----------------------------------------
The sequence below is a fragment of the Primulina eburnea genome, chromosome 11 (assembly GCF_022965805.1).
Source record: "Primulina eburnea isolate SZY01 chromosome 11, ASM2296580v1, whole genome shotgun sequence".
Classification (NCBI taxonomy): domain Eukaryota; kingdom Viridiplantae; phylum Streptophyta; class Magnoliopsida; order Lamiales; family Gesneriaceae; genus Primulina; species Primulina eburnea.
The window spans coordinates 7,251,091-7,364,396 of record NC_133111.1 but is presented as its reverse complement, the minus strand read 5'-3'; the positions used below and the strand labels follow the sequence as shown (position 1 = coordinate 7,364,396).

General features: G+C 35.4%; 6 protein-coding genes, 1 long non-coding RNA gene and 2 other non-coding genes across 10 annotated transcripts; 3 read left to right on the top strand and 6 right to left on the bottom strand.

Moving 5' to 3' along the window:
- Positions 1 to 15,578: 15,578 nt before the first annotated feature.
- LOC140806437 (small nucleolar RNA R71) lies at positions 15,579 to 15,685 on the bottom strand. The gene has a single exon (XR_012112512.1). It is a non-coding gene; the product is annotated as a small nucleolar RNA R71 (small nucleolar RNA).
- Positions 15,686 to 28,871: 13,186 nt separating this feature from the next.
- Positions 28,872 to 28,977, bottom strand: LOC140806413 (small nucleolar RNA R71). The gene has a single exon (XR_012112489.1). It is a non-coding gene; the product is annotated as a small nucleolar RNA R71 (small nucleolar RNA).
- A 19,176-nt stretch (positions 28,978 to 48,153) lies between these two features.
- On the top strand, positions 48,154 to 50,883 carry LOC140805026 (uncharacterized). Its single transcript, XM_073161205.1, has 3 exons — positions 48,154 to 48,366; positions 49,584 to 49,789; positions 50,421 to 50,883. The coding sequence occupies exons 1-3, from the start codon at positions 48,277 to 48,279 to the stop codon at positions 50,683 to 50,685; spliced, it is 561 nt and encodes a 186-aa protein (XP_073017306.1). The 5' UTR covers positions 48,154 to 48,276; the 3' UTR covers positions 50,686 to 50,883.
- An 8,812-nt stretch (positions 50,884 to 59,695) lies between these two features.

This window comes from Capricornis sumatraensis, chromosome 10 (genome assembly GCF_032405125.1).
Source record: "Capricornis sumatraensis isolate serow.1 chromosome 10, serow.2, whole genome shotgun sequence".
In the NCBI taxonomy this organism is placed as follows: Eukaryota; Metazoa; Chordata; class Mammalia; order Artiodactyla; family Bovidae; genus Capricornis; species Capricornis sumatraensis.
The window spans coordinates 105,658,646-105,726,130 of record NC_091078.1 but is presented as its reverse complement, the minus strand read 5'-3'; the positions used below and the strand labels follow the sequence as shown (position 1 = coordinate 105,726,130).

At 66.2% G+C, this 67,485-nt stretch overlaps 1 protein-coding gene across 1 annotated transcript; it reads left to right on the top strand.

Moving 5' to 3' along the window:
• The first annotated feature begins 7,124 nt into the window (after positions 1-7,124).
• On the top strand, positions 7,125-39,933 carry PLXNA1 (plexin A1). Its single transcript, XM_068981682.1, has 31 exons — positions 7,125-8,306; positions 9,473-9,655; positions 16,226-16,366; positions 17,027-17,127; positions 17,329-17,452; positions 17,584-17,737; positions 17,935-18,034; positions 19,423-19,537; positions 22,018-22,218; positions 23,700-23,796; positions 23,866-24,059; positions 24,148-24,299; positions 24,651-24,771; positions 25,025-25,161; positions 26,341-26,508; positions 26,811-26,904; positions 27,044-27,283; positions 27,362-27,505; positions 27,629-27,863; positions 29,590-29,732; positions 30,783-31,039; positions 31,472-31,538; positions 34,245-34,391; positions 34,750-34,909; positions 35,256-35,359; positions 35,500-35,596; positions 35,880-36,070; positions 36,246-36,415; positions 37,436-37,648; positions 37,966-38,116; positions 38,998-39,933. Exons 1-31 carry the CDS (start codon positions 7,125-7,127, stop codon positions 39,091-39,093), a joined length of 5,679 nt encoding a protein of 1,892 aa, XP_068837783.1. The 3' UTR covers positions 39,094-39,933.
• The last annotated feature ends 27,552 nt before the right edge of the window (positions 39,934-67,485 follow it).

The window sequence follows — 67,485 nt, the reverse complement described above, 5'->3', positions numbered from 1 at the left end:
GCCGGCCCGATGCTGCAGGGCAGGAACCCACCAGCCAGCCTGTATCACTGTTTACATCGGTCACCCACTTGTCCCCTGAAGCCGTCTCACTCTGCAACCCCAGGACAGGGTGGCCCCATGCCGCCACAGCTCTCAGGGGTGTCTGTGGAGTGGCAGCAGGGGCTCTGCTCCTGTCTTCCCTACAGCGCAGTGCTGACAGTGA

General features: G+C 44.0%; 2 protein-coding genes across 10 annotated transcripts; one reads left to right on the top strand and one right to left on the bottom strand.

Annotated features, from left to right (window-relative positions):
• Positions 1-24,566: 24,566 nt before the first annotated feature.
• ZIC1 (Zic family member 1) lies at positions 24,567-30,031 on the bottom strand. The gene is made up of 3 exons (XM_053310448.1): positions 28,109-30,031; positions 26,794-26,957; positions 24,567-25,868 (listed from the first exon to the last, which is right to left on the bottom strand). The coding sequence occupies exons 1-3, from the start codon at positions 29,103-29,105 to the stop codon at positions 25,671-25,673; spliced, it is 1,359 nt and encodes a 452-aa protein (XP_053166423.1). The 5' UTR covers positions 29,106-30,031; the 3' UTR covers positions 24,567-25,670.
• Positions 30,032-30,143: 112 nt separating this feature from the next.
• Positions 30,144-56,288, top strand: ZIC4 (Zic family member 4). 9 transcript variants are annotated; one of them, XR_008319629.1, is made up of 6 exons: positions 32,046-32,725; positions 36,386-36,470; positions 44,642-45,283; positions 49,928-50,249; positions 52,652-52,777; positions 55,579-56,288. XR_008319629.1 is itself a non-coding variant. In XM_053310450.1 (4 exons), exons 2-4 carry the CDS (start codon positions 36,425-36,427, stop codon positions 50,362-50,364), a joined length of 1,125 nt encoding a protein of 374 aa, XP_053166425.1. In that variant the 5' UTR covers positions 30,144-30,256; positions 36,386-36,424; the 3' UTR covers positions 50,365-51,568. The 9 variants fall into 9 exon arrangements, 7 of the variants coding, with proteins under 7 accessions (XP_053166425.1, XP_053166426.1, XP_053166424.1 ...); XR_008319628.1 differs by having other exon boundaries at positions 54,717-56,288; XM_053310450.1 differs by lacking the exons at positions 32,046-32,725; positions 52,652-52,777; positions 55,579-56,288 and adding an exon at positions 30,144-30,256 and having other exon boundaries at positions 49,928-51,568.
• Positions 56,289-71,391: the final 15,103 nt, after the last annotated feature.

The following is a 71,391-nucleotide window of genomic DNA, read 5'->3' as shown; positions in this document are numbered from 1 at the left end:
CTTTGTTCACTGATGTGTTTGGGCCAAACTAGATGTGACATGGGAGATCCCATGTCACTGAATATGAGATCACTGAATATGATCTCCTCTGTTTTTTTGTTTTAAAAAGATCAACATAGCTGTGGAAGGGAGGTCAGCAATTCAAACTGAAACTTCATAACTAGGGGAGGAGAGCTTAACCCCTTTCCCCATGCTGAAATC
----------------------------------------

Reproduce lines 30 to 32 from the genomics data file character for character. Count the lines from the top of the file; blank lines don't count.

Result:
• Positions 30,144-56,288, top strand: ZIC4 (Zic family member 4). 9 transcript variants are annotated; one of them, XR_008319629.1, is made up of 6 exons: positions 32,046-32,725; positions 36,386-36,470; positions 44,642-45,283; positions 49,928-50,249; positions 52,652-52,777; positions 55,579-56,288. XR_008319629.1 is itself a non-coding variant. In XM_053310450.1 (4 exons), exons 2-4 carry the CDS (start codon positions 36,425-36,427, stop codon positions 50,362-50,364), a joined length of 1,125 nt encoding a protein of 374 aa, XP_053166425.1. In that variant the 5' UTR covers positions 30,144-30,256; positions 36,386-36,424; the 3' UTR covers positions 50,365-51,568. The 9 variants fall into 9 exon arrangements, 7 of the variants coding, with proteins under 7 accessions (XP_053166425.1, XP_053166426.1, XP_053166424.1 ...); XR_008319628.1 differs by having other exon boundaries at positions 54,717-56,288; XM_053310450.1 differs by lacking the exons at positions 32,046-32,725; positions 52,652-52,777; positions 55,579-56,288 and adding an exon at positions 30,144-30,256 and having other exon boundaries at positions 49,928-51,568.
• Positions 56,289-71,391: the final 15,103 nt, after the last annotated feature.

The following is a 71,391-nucleotide window of genomic DNA, read 5'->3' as shown; positions in this document are numbered from 1 at the left end: